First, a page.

Healthcare professionals and staff: The new armed forces

Doctors and nurses chose a profession to care for patients, treat and prevent illness.

Most never imagined that they would be expected to run into a raging pandemic, as most of us run away from it.

With more data tracking the course and acceleration of COVID-19 transmission, global public health experts believe the virus is nowhere near slowing down in the U.S. There is a way that all of us can support them and make a difference. Here are five important and meaningful ways that we can help our front line heroes, right now.

  1. Tell the President and Congress to increase the amount of protective equipment for doctors and nurses, and staff now. According to the American Nurses Association, nurses are being forced to take such drastic measures as reusing masks or making their own from available materials in their facilities – creating unsafe conditions for both nurses and their patients. Nurses, who must maintain close contact to care for infected patients, are on the frontlines and must have the equipment needed to safely do their job. Tell your senator here.
  2. Stay home. If you are able, one of the most critical things you can do is stay home and practice social distancing. If you’re still unclear on why that’s important, read what flattening the curve means for healthcare workers.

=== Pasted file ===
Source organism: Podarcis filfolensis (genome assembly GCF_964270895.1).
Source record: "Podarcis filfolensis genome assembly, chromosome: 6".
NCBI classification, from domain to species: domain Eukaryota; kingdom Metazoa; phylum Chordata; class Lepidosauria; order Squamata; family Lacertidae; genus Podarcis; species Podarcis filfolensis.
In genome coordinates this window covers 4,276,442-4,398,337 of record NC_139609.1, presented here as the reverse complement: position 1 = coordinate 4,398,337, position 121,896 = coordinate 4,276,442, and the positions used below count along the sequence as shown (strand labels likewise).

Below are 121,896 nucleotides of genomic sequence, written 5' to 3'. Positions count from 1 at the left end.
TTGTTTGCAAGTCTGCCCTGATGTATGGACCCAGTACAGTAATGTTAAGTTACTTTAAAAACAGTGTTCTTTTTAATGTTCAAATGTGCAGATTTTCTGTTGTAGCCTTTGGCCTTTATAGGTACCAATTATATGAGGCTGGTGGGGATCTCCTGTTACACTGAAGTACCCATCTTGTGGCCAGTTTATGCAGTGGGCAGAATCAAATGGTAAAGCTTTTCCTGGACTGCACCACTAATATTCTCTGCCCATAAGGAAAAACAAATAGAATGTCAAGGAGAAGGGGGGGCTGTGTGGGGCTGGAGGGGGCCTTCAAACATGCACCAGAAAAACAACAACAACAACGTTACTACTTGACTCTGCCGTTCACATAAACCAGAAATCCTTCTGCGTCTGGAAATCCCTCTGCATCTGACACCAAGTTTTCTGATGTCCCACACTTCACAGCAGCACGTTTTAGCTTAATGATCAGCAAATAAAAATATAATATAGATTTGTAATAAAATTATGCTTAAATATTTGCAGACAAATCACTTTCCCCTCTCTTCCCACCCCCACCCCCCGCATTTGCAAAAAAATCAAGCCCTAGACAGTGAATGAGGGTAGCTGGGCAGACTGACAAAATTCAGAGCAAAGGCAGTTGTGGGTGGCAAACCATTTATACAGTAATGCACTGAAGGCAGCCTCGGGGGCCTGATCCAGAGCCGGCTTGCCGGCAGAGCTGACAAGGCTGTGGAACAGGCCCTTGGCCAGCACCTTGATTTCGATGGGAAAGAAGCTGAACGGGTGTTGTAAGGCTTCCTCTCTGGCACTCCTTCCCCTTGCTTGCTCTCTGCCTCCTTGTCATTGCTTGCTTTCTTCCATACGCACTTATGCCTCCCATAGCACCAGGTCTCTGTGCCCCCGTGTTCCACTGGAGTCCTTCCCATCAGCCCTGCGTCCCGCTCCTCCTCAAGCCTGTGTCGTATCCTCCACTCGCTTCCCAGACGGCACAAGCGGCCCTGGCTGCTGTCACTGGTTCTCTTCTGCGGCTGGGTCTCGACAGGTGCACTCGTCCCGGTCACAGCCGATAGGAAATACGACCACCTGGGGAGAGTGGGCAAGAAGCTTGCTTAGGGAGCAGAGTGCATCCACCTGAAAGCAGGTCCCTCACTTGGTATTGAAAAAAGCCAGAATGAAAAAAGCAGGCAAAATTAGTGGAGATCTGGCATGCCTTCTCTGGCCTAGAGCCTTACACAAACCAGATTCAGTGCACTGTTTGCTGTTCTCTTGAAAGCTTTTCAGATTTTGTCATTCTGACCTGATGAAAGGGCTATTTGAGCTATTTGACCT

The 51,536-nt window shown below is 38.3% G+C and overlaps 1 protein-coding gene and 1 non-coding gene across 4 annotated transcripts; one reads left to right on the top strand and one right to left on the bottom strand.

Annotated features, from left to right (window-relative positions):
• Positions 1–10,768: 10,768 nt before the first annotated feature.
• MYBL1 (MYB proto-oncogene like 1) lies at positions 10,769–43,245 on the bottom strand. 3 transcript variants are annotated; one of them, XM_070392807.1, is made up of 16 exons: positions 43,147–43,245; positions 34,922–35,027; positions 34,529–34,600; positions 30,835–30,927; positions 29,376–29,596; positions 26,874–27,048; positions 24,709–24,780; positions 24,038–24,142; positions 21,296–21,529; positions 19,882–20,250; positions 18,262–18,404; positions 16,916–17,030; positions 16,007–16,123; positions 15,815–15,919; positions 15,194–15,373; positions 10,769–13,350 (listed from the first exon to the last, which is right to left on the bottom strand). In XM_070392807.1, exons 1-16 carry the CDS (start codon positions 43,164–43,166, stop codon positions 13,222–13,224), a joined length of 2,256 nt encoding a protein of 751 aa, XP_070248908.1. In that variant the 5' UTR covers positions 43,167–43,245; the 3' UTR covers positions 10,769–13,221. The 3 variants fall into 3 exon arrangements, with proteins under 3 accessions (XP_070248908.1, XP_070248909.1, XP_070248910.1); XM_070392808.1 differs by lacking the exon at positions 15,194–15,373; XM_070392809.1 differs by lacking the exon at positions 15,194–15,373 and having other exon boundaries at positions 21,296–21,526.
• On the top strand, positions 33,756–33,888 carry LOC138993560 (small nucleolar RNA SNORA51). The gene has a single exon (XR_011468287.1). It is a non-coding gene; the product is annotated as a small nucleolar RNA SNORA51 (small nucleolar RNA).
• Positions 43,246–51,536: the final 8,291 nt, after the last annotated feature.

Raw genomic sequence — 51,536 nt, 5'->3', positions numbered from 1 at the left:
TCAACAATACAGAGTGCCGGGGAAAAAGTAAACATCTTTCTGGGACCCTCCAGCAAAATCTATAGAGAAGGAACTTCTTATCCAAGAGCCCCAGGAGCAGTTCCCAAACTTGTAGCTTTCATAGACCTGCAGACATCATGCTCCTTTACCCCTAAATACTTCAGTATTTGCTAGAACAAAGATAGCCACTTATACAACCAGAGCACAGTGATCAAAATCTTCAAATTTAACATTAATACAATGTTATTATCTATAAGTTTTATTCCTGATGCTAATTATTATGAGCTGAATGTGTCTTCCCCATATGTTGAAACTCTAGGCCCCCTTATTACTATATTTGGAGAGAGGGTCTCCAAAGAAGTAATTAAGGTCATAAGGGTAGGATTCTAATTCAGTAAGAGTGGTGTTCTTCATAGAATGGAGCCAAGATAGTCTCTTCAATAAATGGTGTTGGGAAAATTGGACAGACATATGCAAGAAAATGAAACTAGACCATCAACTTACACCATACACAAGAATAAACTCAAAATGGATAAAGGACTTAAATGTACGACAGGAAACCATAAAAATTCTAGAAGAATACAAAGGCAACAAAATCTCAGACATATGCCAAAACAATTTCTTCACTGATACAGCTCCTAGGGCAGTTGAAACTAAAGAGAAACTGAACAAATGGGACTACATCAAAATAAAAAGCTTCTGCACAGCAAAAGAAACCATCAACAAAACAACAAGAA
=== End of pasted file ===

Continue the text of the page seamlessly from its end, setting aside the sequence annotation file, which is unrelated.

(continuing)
3. Donate what supplies are available.  If you have any actual supplies — such as gloves, surgical masks, or hand sanitizer — please call your local healthcare facilities to see if they could use a donation. If not, ask them what you can donate instead.
  4. Help them with childcare and make a meal. Nurses, doctors and healthcare workers are parents too. While most people can stay home with their kids during this pandemic — hospital-based professionals can’t.  If you are not yet in a shelter in place community offer to help watch their kids, Or make a few meals for dinner.
  5. Thank them. Give doctors, nurses and healthcare staff a shout out when you see them and on social media.  On a “normal” day caring for sick patients during a 10- or 12-hour shift is physically and mentally demanding. Today exhausting and scary. Tell them how much you care and appreciate all they are doing to save lives.

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